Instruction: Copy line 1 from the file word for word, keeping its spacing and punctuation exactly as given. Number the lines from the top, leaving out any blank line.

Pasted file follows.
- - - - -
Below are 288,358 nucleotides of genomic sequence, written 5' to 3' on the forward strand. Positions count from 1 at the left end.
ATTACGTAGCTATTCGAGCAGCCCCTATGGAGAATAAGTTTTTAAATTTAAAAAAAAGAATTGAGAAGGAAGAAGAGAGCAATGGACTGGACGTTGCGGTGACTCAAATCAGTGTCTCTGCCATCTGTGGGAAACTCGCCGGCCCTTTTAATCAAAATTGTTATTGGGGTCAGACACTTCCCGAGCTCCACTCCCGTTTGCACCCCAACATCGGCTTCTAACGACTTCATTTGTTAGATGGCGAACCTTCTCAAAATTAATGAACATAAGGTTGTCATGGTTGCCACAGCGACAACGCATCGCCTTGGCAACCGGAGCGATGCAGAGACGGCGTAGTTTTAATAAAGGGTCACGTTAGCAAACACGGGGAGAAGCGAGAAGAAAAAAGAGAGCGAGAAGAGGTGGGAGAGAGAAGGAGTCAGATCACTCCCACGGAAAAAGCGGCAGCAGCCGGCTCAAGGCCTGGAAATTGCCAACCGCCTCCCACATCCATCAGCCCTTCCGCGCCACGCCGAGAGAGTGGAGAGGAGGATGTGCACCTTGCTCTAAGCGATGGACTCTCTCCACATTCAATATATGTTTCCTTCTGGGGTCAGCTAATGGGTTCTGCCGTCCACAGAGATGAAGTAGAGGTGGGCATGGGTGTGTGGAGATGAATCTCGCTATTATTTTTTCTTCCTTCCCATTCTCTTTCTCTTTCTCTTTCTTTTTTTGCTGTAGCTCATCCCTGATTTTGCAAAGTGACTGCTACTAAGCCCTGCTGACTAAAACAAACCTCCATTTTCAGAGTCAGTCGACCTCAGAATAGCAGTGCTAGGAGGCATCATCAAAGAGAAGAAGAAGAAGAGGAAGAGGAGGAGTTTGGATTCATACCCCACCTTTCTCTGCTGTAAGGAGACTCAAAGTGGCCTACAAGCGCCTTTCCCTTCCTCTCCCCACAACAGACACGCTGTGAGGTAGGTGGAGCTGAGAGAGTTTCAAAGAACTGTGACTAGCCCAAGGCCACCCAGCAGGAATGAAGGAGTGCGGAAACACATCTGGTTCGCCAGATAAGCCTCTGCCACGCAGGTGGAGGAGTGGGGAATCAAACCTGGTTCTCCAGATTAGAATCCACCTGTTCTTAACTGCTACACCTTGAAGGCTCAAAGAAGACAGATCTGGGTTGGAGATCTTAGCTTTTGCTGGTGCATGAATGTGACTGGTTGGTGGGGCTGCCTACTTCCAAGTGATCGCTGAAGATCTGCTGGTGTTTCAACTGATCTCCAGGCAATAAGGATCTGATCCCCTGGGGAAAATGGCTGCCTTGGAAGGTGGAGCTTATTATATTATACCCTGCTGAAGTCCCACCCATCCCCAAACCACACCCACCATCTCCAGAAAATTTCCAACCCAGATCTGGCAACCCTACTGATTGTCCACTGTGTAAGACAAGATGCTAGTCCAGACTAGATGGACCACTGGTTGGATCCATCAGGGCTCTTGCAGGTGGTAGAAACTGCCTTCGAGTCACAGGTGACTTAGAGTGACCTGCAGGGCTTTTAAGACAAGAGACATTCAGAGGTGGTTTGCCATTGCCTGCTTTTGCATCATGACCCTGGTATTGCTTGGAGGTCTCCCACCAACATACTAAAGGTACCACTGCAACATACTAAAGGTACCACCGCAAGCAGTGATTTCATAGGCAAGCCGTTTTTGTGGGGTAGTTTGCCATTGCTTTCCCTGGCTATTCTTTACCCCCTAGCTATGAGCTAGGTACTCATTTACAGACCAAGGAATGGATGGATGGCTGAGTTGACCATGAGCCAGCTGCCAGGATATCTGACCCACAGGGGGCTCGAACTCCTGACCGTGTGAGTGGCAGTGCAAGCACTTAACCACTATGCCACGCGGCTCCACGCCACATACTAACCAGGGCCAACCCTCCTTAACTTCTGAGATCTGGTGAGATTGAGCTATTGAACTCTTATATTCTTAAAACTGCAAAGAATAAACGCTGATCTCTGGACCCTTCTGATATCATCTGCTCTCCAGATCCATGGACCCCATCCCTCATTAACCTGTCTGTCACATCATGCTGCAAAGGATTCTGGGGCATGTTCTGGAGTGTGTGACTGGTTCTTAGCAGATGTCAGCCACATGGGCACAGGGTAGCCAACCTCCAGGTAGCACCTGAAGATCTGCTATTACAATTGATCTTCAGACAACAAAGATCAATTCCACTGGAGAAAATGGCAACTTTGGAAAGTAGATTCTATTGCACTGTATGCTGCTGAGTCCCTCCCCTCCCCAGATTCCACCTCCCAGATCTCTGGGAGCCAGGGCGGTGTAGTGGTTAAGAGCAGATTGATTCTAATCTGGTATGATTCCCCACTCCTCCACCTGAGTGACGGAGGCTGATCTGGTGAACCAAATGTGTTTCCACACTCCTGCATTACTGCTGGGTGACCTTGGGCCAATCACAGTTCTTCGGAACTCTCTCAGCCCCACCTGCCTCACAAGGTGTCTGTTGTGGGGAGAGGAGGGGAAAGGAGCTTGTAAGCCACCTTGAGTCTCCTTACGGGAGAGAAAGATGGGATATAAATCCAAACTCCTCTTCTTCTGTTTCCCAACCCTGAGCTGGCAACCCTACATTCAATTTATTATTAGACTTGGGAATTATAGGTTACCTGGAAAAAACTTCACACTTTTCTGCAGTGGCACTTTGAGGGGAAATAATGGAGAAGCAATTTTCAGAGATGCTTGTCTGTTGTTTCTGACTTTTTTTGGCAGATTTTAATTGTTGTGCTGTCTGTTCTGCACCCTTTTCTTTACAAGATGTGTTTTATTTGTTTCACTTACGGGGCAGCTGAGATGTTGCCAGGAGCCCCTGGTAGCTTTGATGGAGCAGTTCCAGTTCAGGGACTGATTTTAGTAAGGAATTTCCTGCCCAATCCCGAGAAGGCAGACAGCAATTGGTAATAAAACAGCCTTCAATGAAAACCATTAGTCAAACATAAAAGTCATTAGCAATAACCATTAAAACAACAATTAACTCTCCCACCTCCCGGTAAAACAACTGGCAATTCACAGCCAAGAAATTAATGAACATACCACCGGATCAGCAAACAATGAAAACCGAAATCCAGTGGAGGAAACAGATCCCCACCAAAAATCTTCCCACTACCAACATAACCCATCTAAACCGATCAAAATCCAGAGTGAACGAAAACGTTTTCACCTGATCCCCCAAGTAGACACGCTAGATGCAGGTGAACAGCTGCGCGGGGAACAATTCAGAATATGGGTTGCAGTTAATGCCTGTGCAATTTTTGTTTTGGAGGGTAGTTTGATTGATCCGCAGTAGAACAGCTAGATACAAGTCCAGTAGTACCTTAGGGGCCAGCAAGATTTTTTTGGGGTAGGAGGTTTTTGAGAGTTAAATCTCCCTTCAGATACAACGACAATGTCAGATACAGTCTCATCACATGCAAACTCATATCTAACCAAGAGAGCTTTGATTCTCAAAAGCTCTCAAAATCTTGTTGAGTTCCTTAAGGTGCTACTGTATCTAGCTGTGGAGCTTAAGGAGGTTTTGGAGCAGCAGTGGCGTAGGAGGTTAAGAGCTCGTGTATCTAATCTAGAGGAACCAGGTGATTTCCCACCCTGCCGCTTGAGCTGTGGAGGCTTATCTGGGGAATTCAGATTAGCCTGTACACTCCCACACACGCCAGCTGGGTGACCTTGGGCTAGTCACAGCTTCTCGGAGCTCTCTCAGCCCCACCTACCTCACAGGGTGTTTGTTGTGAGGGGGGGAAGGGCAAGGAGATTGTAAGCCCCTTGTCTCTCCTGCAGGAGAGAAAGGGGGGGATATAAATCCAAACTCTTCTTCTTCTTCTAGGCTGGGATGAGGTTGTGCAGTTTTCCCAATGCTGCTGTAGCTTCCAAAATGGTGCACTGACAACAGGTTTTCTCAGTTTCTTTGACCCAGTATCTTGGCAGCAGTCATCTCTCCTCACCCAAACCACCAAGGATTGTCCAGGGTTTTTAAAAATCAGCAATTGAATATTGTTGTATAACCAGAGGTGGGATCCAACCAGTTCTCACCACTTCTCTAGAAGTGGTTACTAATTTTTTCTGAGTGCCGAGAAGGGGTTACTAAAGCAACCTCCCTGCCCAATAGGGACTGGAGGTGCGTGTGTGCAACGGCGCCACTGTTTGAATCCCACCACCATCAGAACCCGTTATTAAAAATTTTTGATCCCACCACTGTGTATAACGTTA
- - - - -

Below are 288,358 nucleotides of genomic sequence, written 5' to 3' on the forward strand. Positions count from 1 at the left end.